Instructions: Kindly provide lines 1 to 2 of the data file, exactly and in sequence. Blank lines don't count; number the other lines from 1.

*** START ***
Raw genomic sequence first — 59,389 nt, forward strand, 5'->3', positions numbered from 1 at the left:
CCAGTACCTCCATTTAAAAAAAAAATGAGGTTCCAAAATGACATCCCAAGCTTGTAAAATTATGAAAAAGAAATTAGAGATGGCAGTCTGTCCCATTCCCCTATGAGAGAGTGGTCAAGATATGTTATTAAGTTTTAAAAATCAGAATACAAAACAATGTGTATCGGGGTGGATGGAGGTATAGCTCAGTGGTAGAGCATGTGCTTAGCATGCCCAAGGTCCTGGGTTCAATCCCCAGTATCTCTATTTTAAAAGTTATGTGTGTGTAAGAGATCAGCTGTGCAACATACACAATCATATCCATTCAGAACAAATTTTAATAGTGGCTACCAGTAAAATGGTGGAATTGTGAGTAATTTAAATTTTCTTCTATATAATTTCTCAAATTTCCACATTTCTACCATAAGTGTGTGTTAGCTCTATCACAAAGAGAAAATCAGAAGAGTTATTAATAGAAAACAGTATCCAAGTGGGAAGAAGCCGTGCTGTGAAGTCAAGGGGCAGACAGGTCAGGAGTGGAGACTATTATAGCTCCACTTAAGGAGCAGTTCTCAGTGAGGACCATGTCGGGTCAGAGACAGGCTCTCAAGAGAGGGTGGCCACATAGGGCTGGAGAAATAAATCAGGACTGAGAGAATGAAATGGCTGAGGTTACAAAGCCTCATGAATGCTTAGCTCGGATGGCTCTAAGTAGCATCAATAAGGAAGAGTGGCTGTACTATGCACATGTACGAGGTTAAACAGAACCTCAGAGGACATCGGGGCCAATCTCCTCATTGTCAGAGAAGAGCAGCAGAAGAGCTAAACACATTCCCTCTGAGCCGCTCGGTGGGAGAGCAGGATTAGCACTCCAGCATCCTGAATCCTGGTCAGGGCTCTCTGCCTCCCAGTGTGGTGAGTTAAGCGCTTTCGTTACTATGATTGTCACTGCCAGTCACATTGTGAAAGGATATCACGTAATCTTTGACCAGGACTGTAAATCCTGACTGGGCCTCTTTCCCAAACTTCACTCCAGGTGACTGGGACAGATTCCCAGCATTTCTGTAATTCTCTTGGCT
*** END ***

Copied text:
Raw genomic sequence first — 59,389 nt, forward strand, 5'->3', positions numbered from 1 at the left:
CCAGTACCTCCATTTAAAAAAAAAATGAGGTTCCAAAATGACATCCCAAGCTTGTAAAATTATGAAAAAGAAATTAGAGATGGCAGTCTGTCCCATTCCCCTATGAGAGAGTGGTCAAGATATGTTATTAAGTTTTAAAAATCAGAATACAAAACAATGTGTATCGGGGTGGATGGAGGTATAGCTCAGTGGTAGAGCATGTGCTTAGCATGCCCAAGGTCCTGGGTTCAATCCCCAGTATCTCTATTTTAAAAGTTATGTGTGTGTAAGAGATCAGCTGTGCAACATACACAATCATATCCATTCAGAACAAATTTTAATAGTGGCTACCAGTAAAATGGTGGAATTGTGAGTAATTTAAATTTTCTTCTATATAATTTCTCAAATTTCCACATTTCTACCATAAGTGTGTGTTAGCTCTATCACAAAGAGAAAATCAGAAGAGTTATTAATAGAAAACAGTATCCAAGTGGGAAGAAGCCGTGCTGTGAAGTCAAGGGGCAGACAGGTCAGGAGTGGAGACTATTATAGCTCCACTTAAGGAGCAGTTCTCAGTGAGGACCATGTCGGGTCAGAGACAGGCTCTCAAGAGAGGGTGGCCACATAGGGCTGGAGAAATAAATCAGGACTGAGAGAATGAAATGGCTGAGGTTACAAAGCCTCATGAATGCTTAGCTCGGATGGCTCTAAGTAGCATCAATAAGGAAGAGTGGCTGTACTATGCACATGTACGAGGTTAAACAGAACCTCAGAGGACATCGGGGCCAATCTCCTCATTGTCAGAGAAGAGCAGCAGAAGAGCTAAACACATTCCCTCTGAGCCGCTCGGTGGGAGAGCAGGATTAGCACTCCAGCATCCTGAATCCTGGTCAGGGCTCTCTGCCTCCCAGTGTGGTGAGTTAAGCGCTTTCGTTACTATGATTGTCACTGCCAGTCACATTGTGAAAGGATATCACGTAATCTTTGACCAGGACTGTAAATCCTGACTGGGCCTCTTTCCCAAACTTCACTCCAGGTGACTGGGACAGATTCCCAGCATTTCTGTAATTCTCTTGGCT